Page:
As children, we’re natural risk-takers. We’ll jump into the pool from a 12 foot ledge while our parents watch in horror, we’ll ask strangers wildly inappropriate questions because we just want to know the answer. As we get older, we learn to fear failure and therefore start holding ourselves back from attempting new things. Sadly, this prevents us from exploring and experimenting and GROWING to our full potential. Brain imaging technology actually verifies that humans are wired to be risk averse – we are much more comfortable in the status quo despite the threat of not growing and thriving . Why? More importantly, how can we push through this comfort zone and start taking more risks in life?
Stop over-estimating the probability of something going wrong: When assessing risk, humans tend to focus more on what could potentially go wrong or what we may lose or sacrifice than on potential gain. Loss aversion is actually two and a half times more powerful than greed. Since what we focus on ultimately magnifies in our imaginations, we can easily over-estimate the likelihood of failure. We psyche ourselves out and don’t see that in reality, the chances of the risk working out are much better than we assume.
Stop catastrophizing: So not only do we rule out things actually working out, but we also tend to create a dramatic worst-case scenario of how this risk could go wrong. We see ourselves homeless, shunned by our family, losing respect from our peers and forever shamed with failure. Again, our brains are wired to exaggerate how badly things could go as a defense mechanism, and we fail to appreciate our ability to make things work despite barriers and setbacks. Women are especially guilty of this self-doubt, and as a result we hesitate to take on new challenges or pursue new opportunities (and our pay scale reflects that). When you’re taking a risk, don’t go into analytical mode – it will just activate the part of the brain that will make you fearful. Do your research and trust your gut reactions when it comes down to making a decision.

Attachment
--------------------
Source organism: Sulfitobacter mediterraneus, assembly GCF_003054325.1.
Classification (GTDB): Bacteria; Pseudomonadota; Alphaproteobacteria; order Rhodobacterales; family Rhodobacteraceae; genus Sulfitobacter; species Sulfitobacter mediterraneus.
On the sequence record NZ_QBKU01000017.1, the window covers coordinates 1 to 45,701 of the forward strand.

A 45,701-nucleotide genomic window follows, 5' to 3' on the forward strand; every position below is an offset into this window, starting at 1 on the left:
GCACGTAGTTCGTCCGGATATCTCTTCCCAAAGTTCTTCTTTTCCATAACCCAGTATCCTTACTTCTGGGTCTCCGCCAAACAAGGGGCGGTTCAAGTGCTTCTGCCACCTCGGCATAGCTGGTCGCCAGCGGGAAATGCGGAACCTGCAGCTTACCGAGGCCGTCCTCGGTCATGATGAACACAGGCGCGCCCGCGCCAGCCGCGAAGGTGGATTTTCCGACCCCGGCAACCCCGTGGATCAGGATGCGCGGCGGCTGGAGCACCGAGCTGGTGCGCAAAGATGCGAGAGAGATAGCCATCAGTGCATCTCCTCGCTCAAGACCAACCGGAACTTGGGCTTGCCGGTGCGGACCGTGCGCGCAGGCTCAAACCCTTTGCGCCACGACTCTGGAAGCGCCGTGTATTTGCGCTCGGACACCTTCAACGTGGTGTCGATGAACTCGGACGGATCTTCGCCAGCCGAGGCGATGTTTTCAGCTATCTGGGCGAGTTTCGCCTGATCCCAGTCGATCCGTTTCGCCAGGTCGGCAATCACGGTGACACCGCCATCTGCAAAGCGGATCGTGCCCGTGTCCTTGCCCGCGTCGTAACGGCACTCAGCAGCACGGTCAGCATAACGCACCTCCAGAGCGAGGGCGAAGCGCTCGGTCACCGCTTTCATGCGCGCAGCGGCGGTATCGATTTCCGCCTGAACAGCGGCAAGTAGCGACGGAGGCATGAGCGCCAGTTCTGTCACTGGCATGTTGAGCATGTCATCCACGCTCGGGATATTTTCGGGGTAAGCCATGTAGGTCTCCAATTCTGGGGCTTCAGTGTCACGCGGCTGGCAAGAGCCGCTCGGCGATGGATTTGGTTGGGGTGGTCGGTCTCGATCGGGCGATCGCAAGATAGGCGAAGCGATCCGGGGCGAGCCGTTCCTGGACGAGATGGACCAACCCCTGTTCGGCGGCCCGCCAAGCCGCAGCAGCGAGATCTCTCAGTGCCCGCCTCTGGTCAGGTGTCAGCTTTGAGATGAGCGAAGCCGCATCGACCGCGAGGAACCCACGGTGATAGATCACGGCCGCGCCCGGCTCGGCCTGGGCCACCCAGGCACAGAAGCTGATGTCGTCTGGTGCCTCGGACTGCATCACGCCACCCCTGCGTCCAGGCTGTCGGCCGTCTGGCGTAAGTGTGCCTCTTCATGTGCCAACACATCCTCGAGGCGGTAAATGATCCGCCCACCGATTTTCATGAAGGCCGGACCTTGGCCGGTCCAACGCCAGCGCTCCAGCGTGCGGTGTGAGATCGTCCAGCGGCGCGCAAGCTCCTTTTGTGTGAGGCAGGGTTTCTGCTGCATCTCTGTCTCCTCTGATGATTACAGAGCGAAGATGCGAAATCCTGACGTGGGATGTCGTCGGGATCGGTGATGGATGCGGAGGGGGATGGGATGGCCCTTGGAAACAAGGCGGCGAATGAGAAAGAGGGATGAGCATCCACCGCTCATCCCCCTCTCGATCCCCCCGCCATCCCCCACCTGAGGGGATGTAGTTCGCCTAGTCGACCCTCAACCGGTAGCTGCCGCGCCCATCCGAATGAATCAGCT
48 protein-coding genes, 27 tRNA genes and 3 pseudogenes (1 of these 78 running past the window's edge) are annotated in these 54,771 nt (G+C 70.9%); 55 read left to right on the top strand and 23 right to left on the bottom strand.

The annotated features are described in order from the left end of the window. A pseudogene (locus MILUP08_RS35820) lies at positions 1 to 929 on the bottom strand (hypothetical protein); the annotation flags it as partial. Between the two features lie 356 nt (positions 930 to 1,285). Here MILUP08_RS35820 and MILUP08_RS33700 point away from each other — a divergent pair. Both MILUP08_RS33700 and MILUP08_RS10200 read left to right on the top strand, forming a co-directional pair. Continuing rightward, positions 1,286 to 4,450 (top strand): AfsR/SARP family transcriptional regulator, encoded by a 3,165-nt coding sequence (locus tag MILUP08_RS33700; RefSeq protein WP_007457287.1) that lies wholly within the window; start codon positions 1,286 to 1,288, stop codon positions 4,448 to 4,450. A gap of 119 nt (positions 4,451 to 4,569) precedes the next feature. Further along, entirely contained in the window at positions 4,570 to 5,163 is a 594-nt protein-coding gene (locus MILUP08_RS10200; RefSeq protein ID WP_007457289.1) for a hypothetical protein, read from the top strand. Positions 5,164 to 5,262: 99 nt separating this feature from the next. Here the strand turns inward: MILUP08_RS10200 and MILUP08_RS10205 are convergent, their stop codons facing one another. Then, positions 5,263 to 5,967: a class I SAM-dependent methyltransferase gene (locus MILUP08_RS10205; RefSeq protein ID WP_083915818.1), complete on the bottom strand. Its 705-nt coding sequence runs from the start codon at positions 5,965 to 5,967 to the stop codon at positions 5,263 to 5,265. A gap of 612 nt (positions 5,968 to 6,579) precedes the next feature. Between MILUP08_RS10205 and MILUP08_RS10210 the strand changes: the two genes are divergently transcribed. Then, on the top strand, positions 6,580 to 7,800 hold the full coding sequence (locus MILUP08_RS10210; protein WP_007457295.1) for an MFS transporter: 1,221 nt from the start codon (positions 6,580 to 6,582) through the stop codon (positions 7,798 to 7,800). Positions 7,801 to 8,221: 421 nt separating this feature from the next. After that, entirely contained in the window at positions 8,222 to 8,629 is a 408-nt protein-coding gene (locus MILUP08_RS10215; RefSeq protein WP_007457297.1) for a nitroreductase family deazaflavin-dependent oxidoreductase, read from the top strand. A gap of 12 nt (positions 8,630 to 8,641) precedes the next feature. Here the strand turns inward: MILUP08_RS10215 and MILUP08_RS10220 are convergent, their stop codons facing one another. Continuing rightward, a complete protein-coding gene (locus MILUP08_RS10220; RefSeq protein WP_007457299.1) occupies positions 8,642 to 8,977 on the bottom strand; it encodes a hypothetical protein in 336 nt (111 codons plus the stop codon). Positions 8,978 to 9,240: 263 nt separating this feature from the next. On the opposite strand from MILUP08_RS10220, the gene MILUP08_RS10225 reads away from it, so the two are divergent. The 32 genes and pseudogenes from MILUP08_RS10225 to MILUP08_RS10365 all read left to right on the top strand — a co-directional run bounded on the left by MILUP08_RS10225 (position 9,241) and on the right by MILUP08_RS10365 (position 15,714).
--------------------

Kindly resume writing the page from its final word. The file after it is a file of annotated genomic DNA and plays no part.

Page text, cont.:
Realize the high cost of inaction: Think of how many times you’ve stayed in a crappy situation because you tell yourself that things will somehow just get better over time. We will come up with so many excuses to stay with the status quo and not interrupt the safety of our little comfort zone. We call this being realistic or sensible, but in reality things tend to just get worse over time. The relationship that you don’t end turns bitter and resentful – the job that you don’t quit ends up wearing you down to the point of depression. So many older people often say that one of their biggest regrets in life was not being more ballsy and taking more risks. Regret has got to be one of the highest costs of inaction that will stay with you forever.
Start with small goals: To get comfortable with risk, start small by setting a series of manageable goals with some being a little scary that you can accomplish in a short period of time. Every time we achieve a success, our brains release feel-good dopamine, which will motivate us to go forward and tackle the next success and bigger risk. This technique will get your brain primed to take action and less likely to become frozen with fear of potential losses when you’re ready to tackle a big life decision.